by Henry McPherson

Brian Patrick Bromberg
28th April, 2023

︎Listen here

My first encounter with Henry McPherson’s work was in a composer’s forum where his piece Sigil was performed by cellist Yi Yang Zhao. Sigil uses a graphic score reminiscent of Earle Brown’s scores. The cellist has to interpret a calligraphically notated tablature and determine how the piece will unfold from there. About a year after this forum, I found that a piece had been submitted to my call for solo cello scores and was delighted to find a newly written work by Henry McPherson titled Interlunar.

The composer defines Interlunar as ‘The period of time between the old and new moons.’ Personally, I have always been drawn to music related to the moon so I was immediately intrigued when I saw the title.

Interlunar opens with three chromatically descending major 6ths that provide much of the intervallic material for the piece. This careful presentation of chromatic material feels tonally ambiguous and really evokes the feeling of intergalactic mystery. The composer adds to this ambiguity by maintaining an ever evolving sense of metre. These metric changes can really help us understand the sometimes very long phrases.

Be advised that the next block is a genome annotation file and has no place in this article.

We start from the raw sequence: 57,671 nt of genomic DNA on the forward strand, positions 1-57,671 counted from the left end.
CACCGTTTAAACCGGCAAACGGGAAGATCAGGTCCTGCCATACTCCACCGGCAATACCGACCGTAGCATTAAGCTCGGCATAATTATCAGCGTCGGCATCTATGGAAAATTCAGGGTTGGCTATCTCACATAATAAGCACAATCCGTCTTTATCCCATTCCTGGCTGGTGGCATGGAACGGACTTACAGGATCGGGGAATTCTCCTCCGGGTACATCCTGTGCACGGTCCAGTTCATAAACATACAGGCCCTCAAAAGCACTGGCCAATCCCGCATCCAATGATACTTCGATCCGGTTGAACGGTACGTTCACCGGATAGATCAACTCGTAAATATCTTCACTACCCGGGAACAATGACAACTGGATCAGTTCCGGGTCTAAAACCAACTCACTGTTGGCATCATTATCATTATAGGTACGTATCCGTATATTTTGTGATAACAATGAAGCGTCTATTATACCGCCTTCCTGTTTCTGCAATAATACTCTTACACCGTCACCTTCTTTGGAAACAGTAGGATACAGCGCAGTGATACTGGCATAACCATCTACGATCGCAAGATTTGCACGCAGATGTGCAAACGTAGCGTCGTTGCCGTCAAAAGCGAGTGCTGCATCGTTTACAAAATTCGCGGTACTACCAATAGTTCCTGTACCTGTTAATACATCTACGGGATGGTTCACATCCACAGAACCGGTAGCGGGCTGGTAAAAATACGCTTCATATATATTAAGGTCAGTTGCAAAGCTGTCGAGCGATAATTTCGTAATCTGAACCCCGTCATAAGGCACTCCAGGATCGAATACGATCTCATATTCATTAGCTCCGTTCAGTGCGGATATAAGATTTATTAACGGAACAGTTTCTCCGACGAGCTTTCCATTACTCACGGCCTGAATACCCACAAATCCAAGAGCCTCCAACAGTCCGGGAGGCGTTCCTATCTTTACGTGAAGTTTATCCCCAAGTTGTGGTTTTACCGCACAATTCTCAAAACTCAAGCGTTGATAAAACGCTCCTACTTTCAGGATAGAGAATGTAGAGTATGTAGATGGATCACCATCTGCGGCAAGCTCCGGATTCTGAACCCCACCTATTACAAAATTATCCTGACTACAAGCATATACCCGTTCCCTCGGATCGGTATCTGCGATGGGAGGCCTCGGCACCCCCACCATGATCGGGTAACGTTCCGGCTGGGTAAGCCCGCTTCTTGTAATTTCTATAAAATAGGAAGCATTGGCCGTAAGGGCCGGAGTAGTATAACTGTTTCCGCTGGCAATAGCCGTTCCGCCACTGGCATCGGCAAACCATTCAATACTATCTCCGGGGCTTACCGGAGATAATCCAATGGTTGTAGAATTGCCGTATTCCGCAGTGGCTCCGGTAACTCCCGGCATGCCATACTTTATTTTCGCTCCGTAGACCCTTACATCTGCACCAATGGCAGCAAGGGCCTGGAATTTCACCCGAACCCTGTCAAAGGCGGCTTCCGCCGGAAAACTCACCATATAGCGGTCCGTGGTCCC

As the piece progresses there are many instances of double-stops that swell and come back down. These are wonderful opportunities for expressive vibrato and legato playing. It’s important to remember that as we get higher and higher in the cello’s range, to keep the vibrato loose even though the music becomes very intense.

At the climax of the piece, the pitch selection becomes much less chromatic and easier to play in tune. This however doesn’t negate the need to practise this section as well as other sections with drone pitches for intonation. Throughout the piece the composer indicates different intensities of vibrato to coincide with the varying strengths of the musical line. Before we add this important nuance it is a must to practise these passages without vibrato so we can accurately hear the intended intervals in the phrases.

At first glance Interlunar isn’t a difficult piece to play, the double-stops all fit under the fingers nicely, the lyrical writing is very idiomatic for the instrument, and the musical impetus of the piece is easy to interpret. The challenge of the piece lies in two fundamental techniques. The first is that of bow sustain. The crux of the piece is in the long sustained phrases. Extra attention has to be spent working out how to maintain the composer’s phrasal intentions while bowing the piece in a conventional and easily manageable way. The second technical aspect that Interlunar presents is that of accurate finger spacing across all of the positions, and accurate shifting between these positions. If you like expressive, legato playing (who doesn’t!?) Interlunar is a great, and fairly brief (just 5 minutes) addition to any programme. Check out this wonderful new work by this fantastic young composer!